Sound exists everywhere in the world. Typically objects cause waves of pressure in the air, which are perceived by people as sound. When an object is struck, it can vibrate with a certain frequency. The particular sound the object makes when struck is a direct result of the frequency at which it vibrates. A good example is hitting a glass bottle that has water in it.
Among the sounds that exist in everyday life, a few produce a definite pitch, such as blowing air over half-full glass bottles, tapping a glass with a spoon, and tapping long steel rods against a hard surface. This is because a certain component of the object vibrates in a periodic fashion.
Certain things can affect the frequency at which an object vibrates. With a guitar string, the string tension, thickness and length all affect the frequency. Anything that makes the object vibrate faster increases the frequency and thus increases the pitch that an object produces. Thus, the pitch produced by an object can be changed by the length or the volume of the portion that vibrates. For example, by gradually filling a bottle while blowing across the top, higher pitches can be generated. By organizing a few of these sounds with a clearer pitch, the sounds become closer to music.
When these vibrations are graphed, the result is something of a "squiggly" wave, also known as a sinusoid. The peaks are called crests, the valleys are called troughs, and the wavelength is the distance from one point on one cycle of a wave to the corresponding point on another cycle of the wave. Wavelength is inversely proportional to frequency. As a wavelength gets bigger, the lower the frequency (and fewer vibrations per unit of time) at which the object vibrates. Thus, the sounds caused by objects can be somewhat controlled. In the case of a stringed instrument, the sound can be very carefully controlled.
The very first musical instruments involved using various objects (such as bells) that have different pitches, played in sequence. These sounds with particular vibrations can be organized and played in a pleasing order to make music. The water-filled glass bottles provide evidence of this as simple songs can be learned on the bottles. This method of sound manipulation is the basis for many instruments, which demonstrates how sound and music correlate.
Since the first instruments, the ability to control pitch has greatly improved as illustrated by more modern instruments such as guitars, violins, pianos and more. Music is comprised of organized sound, which is made of specific frequencies. The organization of the pitches is what transforms sounds into music.
Ask the students if they think loudness is related to this lesson? Does wavelength, frequency, or amplitude affect this? (Answer: Amplitude). Ask the students if they have heard of an amplifier? This increases the amplitude of a wave (eg. sound waves from a guitar) to give the wave more ENERGY and VOLUME.
Ask the students if they have ever been to the beach? Do you think that big waves carry more energy than small waves? (Answer: Yes!). This is an example of amplitude in action. A taller wave (tsunami) carries much more energy than a smaller wave. Bigger wave = more amplitude = more energy!
- Strum Along with Shoebox Stringed Instruments: Sound or Music? - Students apply the concepts of the lesson to simple stringed instruments they make from rubber bands and boxes. Then the class organizes its sounds into music.
How is sound different from music?
One way to demonstrate this is to make a simple recording on a cassette or a compact disc of various sounds as well as clips of music and have students vote on which audio clips are sound and which audio clips are music. (Answer: Opinions vary—it is subjective—but most agree that music is organized sounds.)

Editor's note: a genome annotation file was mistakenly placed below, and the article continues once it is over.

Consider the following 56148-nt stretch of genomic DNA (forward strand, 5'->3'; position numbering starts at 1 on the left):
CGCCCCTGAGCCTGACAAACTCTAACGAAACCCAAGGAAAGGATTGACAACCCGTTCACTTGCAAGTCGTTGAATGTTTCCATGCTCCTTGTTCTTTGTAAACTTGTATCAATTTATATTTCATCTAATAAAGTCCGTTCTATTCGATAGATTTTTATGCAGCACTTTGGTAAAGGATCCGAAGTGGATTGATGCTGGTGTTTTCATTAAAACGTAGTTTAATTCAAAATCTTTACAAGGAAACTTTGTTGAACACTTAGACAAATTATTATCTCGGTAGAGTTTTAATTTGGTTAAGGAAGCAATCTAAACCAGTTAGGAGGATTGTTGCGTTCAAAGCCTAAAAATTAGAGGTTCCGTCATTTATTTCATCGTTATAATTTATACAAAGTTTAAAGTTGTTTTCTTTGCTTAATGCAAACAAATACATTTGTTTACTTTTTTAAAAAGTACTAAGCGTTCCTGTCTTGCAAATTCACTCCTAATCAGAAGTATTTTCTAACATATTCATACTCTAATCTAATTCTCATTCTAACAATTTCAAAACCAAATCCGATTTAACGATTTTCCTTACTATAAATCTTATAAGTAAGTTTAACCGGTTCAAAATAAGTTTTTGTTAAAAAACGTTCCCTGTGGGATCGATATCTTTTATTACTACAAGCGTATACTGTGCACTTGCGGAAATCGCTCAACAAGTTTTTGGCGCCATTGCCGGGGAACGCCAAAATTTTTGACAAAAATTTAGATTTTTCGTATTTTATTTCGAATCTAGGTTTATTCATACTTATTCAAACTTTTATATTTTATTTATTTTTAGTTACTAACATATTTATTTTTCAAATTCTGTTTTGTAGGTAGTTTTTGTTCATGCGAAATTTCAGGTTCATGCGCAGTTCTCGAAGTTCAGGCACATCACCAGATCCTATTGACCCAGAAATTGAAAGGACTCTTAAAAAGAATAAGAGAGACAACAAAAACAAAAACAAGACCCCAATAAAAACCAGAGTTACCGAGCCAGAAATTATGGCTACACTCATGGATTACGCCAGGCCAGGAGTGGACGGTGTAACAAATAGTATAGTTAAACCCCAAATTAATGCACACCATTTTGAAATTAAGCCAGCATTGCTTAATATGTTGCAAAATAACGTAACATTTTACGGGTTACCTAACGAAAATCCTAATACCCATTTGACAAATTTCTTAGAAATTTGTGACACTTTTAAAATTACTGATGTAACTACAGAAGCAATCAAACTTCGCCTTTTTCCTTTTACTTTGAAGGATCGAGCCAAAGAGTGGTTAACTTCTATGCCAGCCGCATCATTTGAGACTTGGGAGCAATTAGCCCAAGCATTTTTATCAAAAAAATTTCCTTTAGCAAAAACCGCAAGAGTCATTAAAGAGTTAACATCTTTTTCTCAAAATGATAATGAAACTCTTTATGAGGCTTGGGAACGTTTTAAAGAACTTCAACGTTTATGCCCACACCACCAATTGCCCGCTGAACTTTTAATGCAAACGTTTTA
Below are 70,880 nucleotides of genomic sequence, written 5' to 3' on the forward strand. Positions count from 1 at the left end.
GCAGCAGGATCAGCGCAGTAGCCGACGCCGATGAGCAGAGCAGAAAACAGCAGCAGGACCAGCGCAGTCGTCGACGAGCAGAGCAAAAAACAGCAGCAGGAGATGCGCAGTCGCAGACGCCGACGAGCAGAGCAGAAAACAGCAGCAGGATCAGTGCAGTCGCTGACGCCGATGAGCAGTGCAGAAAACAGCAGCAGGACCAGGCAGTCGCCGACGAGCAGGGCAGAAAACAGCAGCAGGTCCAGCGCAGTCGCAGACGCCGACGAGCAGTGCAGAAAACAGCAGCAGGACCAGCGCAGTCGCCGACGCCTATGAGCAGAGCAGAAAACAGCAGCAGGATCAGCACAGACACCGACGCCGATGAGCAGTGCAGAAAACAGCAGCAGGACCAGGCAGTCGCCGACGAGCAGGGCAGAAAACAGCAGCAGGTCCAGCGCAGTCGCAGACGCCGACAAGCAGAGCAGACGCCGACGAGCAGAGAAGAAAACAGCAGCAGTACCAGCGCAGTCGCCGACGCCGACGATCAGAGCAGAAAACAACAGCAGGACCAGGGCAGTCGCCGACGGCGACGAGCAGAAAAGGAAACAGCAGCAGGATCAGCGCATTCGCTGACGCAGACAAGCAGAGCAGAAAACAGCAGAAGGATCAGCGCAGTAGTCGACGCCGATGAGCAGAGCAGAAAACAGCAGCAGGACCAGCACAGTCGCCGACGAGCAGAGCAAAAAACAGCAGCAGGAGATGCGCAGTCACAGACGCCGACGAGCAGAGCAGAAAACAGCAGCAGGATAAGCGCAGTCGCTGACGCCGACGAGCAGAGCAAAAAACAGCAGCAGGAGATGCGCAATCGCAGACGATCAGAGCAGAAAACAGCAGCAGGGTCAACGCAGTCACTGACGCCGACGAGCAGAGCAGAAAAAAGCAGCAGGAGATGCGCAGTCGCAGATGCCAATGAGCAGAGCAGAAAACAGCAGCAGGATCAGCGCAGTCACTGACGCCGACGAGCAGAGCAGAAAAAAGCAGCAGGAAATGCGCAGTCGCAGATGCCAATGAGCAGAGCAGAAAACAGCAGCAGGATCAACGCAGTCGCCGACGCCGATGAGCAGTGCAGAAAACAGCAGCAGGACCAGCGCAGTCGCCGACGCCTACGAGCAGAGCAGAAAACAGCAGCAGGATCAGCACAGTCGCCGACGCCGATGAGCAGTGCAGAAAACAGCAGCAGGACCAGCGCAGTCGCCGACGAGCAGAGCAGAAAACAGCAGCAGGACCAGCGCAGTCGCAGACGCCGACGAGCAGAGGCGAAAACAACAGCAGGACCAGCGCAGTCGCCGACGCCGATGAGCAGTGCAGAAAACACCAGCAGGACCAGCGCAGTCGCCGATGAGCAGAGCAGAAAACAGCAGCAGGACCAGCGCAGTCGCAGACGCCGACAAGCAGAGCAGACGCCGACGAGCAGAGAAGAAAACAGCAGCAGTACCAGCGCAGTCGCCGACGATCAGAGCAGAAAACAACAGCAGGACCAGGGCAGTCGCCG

How can we control what frequency an object vibrates at?
The shortening of what vibrates (such as string) leads to a higher pitch. In the case of glass bottles, since the column of air inside is what vibrates, shortening the column (adding water) makes the sound produced by blowing across the top higher in pitch.
How can we change the loudness of something?
By increasing a wave's amplitude, or how much energy it has, the volume increases. It takes a lot of electricity to run a concert, because the sound waves need to be enlarged so much!
How do we know that sound can travel through different media?
A tuning fork provides a good example of this fact. Additionally, comparing any stringed instrument to just a piece of string shows this fact because a string by itself does not produce much sound; thus, the string transfers the sound to the body of the stringed instrument, which then vibrates, causing the air to vibrate and make sound. We also know that sound can also travel through water, for example, whales communicate using sound.
amplitude: How large a wave is, from top to bottom.
frequency: The number of complete cycles of a periodic process occurring per unit time.
music: Organized sounds.
sound: Vibrations transmitted through a medium, with frequencies in the range capable of being heard by humans.
vibration: A rapid motion of a particle or solid about a central position.
wavelength: In a series of waves, the distance between two consecutive "peaks" or between two consecutive "valleys."
If students are able to use the example with glass bottles filled with liquid and propose a rule for how the sound made by the bottle changes (more water = higher pitch), then they understand one of the main goals. The same goes for a stringed instrument.
Successful completion of the associated activity, Strum Along, also demonstrates an understanding of the lesson principles.
Have students complete the Sounds Like Music Worksheet.
Copyright© 2013 by Regents of the University of Colorado; original © 2005 Duke University
Supporting ProgramEngineering K-PhD Program, Pratt School of Engineering, Duke University
This content was developed by the MUSIC (Math Understanding through Science Integrated with Curriculum) Program in the Pratt School of Engineering at Duke University under National Science Foundation GK-12 grant no. DGE 0338262. However, these contents do not necessarily represent the policies of the NSF, and you should not assume endorsement by the federal government.
Last modified: July 1, 2019